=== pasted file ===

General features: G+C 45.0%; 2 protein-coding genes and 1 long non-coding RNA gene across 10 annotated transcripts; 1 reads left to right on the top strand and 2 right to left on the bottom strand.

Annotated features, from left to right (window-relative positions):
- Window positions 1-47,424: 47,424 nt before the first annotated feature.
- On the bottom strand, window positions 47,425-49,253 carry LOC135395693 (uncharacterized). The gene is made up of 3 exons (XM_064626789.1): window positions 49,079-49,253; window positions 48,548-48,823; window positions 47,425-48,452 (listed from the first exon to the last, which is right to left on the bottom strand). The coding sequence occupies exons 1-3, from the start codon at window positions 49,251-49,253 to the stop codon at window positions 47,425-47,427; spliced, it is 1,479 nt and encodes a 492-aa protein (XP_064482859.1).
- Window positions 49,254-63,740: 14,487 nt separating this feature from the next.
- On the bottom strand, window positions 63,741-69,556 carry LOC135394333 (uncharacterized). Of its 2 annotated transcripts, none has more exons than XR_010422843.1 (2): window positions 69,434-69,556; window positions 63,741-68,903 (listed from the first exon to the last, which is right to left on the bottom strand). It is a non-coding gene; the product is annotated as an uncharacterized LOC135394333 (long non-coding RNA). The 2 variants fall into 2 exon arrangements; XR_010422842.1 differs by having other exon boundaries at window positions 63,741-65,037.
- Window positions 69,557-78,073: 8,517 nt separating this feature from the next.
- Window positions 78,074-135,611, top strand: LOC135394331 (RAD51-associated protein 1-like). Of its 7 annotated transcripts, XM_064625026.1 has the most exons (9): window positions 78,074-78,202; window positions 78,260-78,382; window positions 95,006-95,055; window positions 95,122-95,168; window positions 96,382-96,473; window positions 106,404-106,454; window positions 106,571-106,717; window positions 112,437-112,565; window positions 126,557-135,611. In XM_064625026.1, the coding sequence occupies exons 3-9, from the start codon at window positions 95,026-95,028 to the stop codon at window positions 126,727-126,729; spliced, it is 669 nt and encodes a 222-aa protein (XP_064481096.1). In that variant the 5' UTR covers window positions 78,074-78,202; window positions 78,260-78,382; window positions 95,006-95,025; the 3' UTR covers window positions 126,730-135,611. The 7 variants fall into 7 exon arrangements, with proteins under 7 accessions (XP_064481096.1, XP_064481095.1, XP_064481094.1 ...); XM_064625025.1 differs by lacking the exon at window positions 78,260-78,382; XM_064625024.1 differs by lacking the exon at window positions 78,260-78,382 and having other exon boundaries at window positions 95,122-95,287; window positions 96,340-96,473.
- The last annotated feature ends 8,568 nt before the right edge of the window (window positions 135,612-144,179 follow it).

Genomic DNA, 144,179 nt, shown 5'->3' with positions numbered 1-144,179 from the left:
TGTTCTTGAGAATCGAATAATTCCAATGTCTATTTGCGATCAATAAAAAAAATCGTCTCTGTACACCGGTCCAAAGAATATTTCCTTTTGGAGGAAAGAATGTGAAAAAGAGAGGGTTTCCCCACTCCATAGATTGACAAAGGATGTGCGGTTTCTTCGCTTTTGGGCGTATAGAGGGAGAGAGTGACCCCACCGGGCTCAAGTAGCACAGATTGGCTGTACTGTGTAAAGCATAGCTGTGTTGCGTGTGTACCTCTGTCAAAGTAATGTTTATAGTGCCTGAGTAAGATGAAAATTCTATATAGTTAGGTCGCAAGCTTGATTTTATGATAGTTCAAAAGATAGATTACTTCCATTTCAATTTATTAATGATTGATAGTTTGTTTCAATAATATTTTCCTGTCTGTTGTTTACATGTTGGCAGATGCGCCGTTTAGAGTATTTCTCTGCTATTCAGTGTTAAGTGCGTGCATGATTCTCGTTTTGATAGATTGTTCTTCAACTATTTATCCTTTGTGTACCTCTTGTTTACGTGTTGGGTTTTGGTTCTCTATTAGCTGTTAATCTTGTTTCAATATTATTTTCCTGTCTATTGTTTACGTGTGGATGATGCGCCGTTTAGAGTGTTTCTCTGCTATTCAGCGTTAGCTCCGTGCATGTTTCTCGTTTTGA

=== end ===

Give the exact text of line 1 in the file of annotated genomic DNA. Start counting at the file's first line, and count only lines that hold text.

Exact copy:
General features: G+C 45.0%; 2 protein-coding genes and 1 long non-coding RNA gene across 10 annotated transcripts; 1 reads left to right on the top strand and 2 right to left on the bottom strand.